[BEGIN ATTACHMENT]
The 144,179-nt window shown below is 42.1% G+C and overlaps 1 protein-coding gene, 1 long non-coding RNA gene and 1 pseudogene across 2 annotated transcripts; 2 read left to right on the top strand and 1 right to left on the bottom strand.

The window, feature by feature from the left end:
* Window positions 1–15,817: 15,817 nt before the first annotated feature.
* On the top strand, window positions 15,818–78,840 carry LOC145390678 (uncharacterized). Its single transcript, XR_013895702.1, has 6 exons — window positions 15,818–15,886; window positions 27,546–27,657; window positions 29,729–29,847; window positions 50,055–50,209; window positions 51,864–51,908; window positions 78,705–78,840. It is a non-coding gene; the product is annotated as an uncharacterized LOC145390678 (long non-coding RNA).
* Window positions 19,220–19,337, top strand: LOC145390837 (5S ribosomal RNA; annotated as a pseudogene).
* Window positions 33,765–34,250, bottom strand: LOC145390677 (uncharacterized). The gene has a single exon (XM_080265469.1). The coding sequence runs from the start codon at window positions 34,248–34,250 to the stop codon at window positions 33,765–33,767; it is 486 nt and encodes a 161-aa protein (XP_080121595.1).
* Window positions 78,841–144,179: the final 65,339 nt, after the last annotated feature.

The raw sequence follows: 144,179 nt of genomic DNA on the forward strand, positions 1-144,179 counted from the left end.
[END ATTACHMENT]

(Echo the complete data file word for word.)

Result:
The 144,179-nt window shown below is 42.1% G+C and overlaps 1 protein-coding gene, 1 long non-coding RNA gene and 1 pseudogene across 2 annotated transcripts; 2 read left to right on the top strand and 1 right to left on the bottom strand.

The window, feature by feature from the left end:
* Window positions 1–15,817: 15,817 nt before the first annotated feature.
* On the top strand, window positions 15,818–78,840 carry LOC145390678 (uncharacterized). Its single transcript, XR_013895702.1, has 6 exons — window positions 15,818–15,886; window positions 27,546–27,657; window positions 29,729–29,847; window positions 50,055–50,209; window positions 51,864–51,908; window positions 78,705–78,840. It is a non-coding gene; the product is annotated as an uncharacterized LOC145390678 (long non-coding RNA).
* Window positions 19,220–19,337, top strand: LOC145390837 (5S ribosomal RNA; annotated as a pseudogene).
* Window positions 33,765–34,250, bottom strand: LOC145390677 (uncharacterized). The gene has a single exon (XM_080265469.1). The coding sequence runs from the start codon at window positions 34,248–34,250 to the stop codon at window positions 33,765–33,767; it is 486 nt and encodes a 161-aa protein (XP_080121595.1).
* Window positions 78,841–144,179: the final 65,339 nt, after the last annotated feature.

The raw sequence follows: 144,179 nt of genomic DNA on the forward strand, positions 1-144,179 counted from the left end.